22 22 Tree Induction l Greedy strategy. –Split the records based on an attribute test that optimizes certain criterion. l Issues –Determine how to split the records  How to specify the attribute test condition?  How to determine the best split? –Determine when to stop splitting

23 23 How to determine the Best Split Before Splitting: 10 records of class 0, 10 records of class 1

24 24 How to determine the Best Split Before Splitting: 10 records of class 0, 10 records of class 1 Own Car? C0: 6 C1: 4 C0: 4 C1: 6 Yes No

25 25 How to determine the Best Split Before Splitting: 10 records of class 0, 10 records of class 1 Own Car? C0: 6 C1: 4 C0: 4 C1: 6 C0: 1 C1: 3 C0: 8 C1: 0 C0: 1 C1: 7 Car Type? Yes No Family Sports Luxury

26 26 How to determine the Best Split Before Splitting: 10 records of class 0, 10 records of class 1 Which test condition is the best?

27 27 How to determine the Best Split l Greedy approach: –Nodes with homogeneous class distribution are preferred l Need a measure of node impurity: Non-homogeneous, High degree of impurity Homogeneous, Low degree of impurity

28 28 Measures of Node Impurity l Gini Index l Entropy l Misclassification error

29 29 How to Find the Best Split B? YesNo Node N3Node N4 A? YesNo Node N1Node N2 Before Splitting: M0 M1 M2M3M4 M12 M34 Gain = M0 – M12 vs M0 – M34

30 30 Measure of Impurity: GINI l Gini Index for a given node t : (NOTE: p( j | t) is the relative frequency of class j at node t). –Maximum (1 - 1/n c ) when records are equally distributed among all classes, implying least interesting information –Minimum (0.0) when all records belong to one class, implying most interesting information

31 31 Examples for computing GINI P(C1) = 0/6 = 0 P(C2) = 6/6 = 1 Gini = 1 – P(C1) 2 – P(C2) 2 = 1 – 0 – 1 = 0 P(C1) = 1/6 P(C2) = 5/6 Gini = 1 – (1/6) 2 – (5/6) 2 = P(C1) = 2/6 P(C2) = 4/6 Gini = 1 – (2/6) 2 – (4/6) 2 = 0.444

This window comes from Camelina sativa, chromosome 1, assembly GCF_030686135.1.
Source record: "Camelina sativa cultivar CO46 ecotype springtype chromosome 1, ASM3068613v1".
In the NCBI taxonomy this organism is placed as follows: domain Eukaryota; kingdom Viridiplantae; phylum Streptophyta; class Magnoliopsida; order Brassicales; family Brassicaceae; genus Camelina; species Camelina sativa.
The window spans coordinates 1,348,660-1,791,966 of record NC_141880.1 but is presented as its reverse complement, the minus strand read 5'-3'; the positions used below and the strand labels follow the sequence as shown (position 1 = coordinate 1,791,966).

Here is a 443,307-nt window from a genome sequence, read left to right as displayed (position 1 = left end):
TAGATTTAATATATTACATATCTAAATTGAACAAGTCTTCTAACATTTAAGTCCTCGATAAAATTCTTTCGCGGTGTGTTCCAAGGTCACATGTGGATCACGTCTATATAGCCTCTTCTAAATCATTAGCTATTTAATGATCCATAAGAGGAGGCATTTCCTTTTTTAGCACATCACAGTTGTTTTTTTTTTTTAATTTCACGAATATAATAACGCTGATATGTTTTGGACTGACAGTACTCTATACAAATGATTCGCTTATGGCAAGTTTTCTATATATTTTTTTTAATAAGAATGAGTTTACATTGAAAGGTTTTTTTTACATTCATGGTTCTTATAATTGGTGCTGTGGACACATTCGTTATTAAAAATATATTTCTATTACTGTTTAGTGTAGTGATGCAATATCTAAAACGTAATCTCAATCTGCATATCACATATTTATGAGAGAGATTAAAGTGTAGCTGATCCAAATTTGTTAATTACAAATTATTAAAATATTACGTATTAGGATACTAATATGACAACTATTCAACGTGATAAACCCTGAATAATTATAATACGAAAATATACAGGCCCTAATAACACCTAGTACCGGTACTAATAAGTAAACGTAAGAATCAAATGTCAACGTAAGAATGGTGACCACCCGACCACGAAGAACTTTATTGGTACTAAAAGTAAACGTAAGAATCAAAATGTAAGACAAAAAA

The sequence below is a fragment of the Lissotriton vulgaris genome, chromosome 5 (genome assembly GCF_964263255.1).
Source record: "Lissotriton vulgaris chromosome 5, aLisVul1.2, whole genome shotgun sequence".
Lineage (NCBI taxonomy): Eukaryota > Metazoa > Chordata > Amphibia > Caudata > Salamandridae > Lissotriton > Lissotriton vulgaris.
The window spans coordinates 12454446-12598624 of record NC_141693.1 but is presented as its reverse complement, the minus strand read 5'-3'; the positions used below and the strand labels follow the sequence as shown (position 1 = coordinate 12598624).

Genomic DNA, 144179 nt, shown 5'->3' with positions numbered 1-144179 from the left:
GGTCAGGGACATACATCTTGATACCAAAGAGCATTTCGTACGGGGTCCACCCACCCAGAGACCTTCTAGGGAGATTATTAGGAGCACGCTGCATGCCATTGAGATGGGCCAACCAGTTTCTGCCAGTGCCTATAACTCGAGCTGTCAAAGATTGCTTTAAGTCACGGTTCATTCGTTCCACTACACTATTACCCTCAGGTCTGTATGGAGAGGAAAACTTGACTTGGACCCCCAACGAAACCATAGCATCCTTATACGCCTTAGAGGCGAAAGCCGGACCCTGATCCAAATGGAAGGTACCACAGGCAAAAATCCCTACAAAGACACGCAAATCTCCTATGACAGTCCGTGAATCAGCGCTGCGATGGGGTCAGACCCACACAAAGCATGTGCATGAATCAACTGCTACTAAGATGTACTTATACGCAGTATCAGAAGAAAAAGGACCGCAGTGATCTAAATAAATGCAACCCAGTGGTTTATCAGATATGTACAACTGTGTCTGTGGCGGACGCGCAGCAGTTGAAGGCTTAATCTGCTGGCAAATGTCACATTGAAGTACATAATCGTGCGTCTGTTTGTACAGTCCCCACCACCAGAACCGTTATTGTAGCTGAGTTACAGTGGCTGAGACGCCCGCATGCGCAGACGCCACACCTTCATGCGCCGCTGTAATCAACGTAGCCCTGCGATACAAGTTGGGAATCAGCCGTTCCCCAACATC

32 32 Splitting Based on GINI l Used in CART, SLIQ, SPRINT. l When a node p is split into k partitions (children), the quality of split is computed as, where,n i = number of records at child i, n = number of records at node p.

33 33 Binary Attributes: Computing GINI Index l Splits into two partitions l Effect of Weighing partitions: –Larger and Purer Partitions are sought for. Yes B? No Node N1Node N2 Gini(N1) = 1 – (5/7) 2 – (2/7) 2 = Gini(N2) = 1 – (1/5) 2 – (4/5) 2 = 0.32 Gini(Children) = 7/12 * /12 * = 0.252

34 34 Categorical Attributes: Computing GINI Index l For each distinct value, gather counts for each class in the dataset l Use the count matrix to make decisions Multi-way splitTwo-way split (find best partition of values)

35 35 Continuous Attributes: Computing GINI Index l Use Binary Decisions based on one value l Several Choices for the splitting value –Number of possible splitting values = Number of distinct values l Each splitting value has a count matrix associated with it –Class counts in each of the partitions, A < v and A  v l Simple method to choose best v –For each v, scan the database to gather count matrix and compute its Gini index –Computationally Inefficient! Repetition of work.

36 36 l For efficient computation: for each attribute, –Sort the attribute on values –Linearly scan these values, each time updating the count matrix and computing gini index –Choose the split position that has the least gini index Split Positions Sorted Values Continuous Attributes: Computing GINI Index

37 37 Tree Induction l Greedy strategy. –Split the records based on an attribute test that optimizes certain criterion. l Issues –Determine how to split the records  How to specify the attribute test condition?  How to determine the best split? –Determine when to stop splitting

38 38 Stopping Criteria for Tree Induction l Stop expanding a node when all the records belong to the same class l Stop expanding a node when all the records have similar attribute values l Set a threshold

39 39 Decision Tree Based Classification l Advantages: –Inexpensive to construct –Extremely fast at classifying unknown records –Easy to interpret for small-sized trees –In general, does not require domain knowledge; no parameter setting –Useful for all types of data –Can be used for high-dimensional data  May be useful with data sets with redundant attributes

40 40 Example: C4.5 l Simple depth-first construction. l Uses Information Gain l Sorts Continuous Attributes at each node. l Needs entire data to fit in memory. l Unsuitable for Large Datasets. –Needs out-of-core sorting. l You can download the software from: